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Don't read this book if you're looking for a cheer-up. Hightower writes about yet another dysfunctional southern family. The heroine, Georgie, has escaped to her own antique shop; her sister is charmingly in her own world; her brother is gay. Georgie had a baby at the age of sixteen, a son who is now sixteen himself, and who has disappeared for the last two years. The family comes together after their mother dies under mysterious circumstances and Georgie suspects their father was responsible. Their father, while not typically abusive, could be cruel; his life has been directed by a stint in the Marine Corps, where he met men who would influence the rest of his life. Although the story is a suspenseful page-turner, we don't learn the story until the last few pages, when everything comes together. We get a sense of "Yes, now it all makes sense." Yet in the end three people are dead and two were innocent of anything except getting caught up too deeply in the family struggles. One was implicated, falsely, in a murder. Among novels of dysfunctional families and psychological suspense, High Water ranks as one of the best. Unfortunately, I had just picked up Sacrament of Lies by Elizabeth Dewberry, which has a similar theme -- heroine wondering if father killed mother -- but is not as plausible, deep or well-written. After reading the two in sequence, I began to wonder if this isn't some new sub-genre, just as child and wife abuse was a theme a few years ago. If you have to choose, read this one.
I'm a big fan of the Sonora Blair books, and I live in Cincinnati where they are set, so I was doubly concerned that Lynn Hightower's newest book was not a Sonora Blair book. Wow, were my socks knocked off by this book! A dysfunctional Southern family could be such a cliche or very trite, but Hightower pulls it off without going either way. Her characters have depth and humanity -- and you find yourself really rooting for them. Even when that means for them to do something really messed up <grin>. High Water takes Hightower from a formidable mystery author to a serious character-driven author with a mystery involved (think James Lee Burke). If you're hesitant because you love the Blair books, go ahead and read High Water. If you haven't read any of Hightower's previous books, this one will hook you on her writing, and you can go back and read the Sonora Blair books.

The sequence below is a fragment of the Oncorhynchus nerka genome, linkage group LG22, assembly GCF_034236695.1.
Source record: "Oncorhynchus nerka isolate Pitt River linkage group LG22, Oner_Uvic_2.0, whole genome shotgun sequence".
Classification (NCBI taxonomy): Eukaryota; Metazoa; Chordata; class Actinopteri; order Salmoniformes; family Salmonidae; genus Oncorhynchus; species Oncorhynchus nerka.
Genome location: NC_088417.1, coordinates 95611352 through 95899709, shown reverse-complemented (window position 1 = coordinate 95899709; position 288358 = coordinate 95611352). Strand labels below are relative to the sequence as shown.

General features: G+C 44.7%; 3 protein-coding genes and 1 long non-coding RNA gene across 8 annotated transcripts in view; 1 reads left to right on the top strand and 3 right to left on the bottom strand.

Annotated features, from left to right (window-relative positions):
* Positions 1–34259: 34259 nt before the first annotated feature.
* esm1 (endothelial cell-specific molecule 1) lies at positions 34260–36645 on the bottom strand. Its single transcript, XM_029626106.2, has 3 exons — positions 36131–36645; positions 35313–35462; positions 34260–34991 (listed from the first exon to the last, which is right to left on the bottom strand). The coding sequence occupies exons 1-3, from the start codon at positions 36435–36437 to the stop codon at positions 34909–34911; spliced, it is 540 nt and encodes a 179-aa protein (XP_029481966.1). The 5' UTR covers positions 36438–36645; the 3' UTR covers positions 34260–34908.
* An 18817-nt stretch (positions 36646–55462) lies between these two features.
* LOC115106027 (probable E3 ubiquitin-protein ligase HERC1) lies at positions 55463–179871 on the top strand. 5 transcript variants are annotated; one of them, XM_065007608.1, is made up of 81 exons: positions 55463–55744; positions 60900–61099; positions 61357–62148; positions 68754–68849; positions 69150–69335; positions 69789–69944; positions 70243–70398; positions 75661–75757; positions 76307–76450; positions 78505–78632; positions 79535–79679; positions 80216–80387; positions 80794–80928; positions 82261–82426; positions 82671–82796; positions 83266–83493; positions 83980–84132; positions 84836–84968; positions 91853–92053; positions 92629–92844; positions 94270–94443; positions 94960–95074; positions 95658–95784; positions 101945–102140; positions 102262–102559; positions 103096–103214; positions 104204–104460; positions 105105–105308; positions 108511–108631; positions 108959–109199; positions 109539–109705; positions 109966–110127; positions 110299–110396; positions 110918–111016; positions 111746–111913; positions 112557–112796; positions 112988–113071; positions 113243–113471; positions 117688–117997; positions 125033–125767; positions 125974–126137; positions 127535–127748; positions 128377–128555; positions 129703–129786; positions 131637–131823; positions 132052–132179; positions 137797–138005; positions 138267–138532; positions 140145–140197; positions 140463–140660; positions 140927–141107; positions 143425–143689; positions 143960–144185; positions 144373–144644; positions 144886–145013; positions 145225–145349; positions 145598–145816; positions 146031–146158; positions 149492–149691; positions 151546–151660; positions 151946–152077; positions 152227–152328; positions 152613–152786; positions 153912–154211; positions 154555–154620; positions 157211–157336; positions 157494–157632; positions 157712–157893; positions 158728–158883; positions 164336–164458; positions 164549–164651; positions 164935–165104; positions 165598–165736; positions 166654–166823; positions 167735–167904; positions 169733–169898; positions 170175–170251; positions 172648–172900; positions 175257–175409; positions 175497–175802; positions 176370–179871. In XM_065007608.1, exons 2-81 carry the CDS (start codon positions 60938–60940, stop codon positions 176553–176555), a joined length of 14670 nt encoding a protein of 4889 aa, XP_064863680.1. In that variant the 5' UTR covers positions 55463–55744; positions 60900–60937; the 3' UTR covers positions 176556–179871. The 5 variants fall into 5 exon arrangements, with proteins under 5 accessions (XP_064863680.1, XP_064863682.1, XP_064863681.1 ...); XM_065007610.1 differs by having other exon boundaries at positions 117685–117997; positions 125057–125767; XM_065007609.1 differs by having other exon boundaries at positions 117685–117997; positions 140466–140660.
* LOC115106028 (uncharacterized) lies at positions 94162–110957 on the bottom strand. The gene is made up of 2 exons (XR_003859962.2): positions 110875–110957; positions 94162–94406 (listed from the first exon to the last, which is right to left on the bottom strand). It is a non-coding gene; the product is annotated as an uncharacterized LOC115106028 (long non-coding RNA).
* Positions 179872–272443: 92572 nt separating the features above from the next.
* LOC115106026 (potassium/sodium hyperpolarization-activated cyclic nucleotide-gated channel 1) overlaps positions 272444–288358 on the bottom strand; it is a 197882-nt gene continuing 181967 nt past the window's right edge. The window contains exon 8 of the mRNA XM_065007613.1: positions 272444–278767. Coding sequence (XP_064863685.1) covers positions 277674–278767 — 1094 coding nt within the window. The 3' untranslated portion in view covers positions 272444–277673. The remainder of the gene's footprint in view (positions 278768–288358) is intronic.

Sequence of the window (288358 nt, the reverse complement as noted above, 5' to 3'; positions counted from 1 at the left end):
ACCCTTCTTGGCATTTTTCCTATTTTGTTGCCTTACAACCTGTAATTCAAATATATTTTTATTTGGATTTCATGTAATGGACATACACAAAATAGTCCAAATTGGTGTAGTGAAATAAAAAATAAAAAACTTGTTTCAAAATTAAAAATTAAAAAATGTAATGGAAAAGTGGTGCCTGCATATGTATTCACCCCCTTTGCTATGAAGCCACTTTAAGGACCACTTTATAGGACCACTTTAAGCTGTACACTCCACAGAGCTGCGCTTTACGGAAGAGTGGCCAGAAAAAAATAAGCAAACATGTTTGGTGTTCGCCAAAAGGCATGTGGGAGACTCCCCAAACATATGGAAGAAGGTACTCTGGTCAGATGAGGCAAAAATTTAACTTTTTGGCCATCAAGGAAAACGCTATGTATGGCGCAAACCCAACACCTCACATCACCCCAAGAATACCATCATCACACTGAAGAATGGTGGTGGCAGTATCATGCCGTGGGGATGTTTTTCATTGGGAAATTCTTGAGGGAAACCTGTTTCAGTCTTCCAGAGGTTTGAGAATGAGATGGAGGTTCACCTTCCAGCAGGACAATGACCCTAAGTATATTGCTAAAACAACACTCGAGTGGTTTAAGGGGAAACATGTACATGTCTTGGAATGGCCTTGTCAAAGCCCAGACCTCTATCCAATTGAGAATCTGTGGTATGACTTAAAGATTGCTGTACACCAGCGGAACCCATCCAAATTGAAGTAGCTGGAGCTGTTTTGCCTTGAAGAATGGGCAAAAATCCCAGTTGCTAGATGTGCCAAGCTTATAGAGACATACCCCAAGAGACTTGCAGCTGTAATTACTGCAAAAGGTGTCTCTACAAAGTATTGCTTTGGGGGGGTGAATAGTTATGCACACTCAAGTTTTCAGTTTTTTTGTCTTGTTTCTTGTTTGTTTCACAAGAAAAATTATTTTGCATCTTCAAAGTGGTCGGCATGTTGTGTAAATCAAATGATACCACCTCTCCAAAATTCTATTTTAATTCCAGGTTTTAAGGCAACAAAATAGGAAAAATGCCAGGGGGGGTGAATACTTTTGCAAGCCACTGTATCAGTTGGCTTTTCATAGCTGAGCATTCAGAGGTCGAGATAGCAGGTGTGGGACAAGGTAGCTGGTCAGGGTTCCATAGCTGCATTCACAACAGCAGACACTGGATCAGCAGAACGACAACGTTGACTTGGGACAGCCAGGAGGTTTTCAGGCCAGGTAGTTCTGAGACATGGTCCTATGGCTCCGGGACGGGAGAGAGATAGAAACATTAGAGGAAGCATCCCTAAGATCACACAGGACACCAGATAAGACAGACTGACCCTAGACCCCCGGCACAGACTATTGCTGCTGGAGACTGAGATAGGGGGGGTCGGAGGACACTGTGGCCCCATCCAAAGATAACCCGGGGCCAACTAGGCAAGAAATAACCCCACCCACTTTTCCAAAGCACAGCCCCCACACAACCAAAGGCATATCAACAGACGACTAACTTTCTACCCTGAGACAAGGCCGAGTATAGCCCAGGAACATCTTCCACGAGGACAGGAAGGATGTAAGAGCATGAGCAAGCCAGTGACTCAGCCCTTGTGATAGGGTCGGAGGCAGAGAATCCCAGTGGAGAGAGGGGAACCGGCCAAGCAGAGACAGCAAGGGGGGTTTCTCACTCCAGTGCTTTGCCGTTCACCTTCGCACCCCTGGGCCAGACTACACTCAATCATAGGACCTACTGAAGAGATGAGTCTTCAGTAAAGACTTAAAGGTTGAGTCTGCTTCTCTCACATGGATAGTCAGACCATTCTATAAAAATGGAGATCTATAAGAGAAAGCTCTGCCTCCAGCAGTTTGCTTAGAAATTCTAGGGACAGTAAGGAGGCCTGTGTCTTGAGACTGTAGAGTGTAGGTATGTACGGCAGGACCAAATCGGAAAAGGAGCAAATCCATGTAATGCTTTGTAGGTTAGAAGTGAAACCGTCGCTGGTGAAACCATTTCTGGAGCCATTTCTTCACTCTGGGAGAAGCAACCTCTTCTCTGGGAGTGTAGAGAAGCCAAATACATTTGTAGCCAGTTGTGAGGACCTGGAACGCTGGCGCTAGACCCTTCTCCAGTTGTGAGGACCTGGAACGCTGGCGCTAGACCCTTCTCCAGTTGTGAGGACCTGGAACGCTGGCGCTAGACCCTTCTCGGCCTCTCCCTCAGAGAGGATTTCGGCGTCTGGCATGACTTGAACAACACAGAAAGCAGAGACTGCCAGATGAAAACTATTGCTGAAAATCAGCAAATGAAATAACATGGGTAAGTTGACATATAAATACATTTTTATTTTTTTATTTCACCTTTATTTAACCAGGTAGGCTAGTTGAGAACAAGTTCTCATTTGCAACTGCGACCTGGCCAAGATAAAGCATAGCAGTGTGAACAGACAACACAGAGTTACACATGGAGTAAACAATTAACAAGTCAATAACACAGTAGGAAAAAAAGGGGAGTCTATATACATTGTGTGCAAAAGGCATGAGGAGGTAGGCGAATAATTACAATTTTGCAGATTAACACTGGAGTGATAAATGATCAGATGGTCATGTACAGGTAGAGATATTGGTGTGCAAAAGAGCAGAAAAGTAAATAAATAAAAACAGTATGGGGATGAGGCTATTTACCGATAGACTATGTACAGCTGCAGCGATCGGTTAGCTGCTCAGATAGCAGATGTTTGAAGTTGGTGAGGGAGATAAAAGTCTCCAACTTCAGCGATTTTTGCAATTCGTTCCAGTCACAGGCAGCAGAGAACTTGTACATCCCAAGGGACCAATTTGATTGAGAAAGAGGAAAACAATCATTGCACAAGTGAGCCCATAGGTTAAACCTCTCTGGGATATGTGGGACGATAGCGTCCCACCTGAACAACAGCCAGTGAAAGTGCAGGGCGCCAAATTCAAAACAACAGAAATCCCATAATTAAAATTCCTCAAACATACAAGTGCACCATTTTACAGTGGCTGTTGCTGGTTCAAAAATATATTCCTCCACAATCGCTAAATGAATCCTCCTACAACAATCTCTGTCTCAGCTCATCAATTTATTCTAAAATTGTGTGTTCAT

5.0 out of 5 starsfast-paced amateur sleuth mystery
Reviewed in the United States on June 15, 2002
After leaving the marines due to an exercise scandal leaving seven soldiers dead, former drill Sergeant Fielding Smallwood accompanied by his family relocates in Beaufort, South Carolina. Fielding almost immediately starts an affair with a local widow even as his wife Lena is dying. His adult children detest Fielding, who has treated his family like he did his units, but feels they are his failures. His son Hank returns home after doing the worst deed by going AWOL two years ago. His youngest daughter Claire is a loser divorcee with three children. His other son Ashby is an unacceptable gay. Finally, Fielding blames all his trouble on his fourth child Georgie.
They become even angrier with him when, without consulting his four adult children, Fielding has his spouse taken off life-support. As the children commiserate with one another, they all wish Fielding was dead. They got what they asked for as someone murders the former marine. Law enforcement believes that one or more of his chidlren committed the crime with Claire being the one arrested. This leaves it up to Georgie to uncover the truth because she cannot accept that brittle Claire had the iron to kill anyone.
HIGH WATER is more than just a fast-paced amateur sleuth mystery. The story line focuses on a dysfunctional southern family struggling with self-images and interrelationships, of which none of the siblings seem capable of maintaining. The story line is fast-paced as expected from a Lynn Hightower tale, but the plot clearly belongs to the Smallwood family, as the author strips their souls bare for the audience to understand them inside a strong mystery.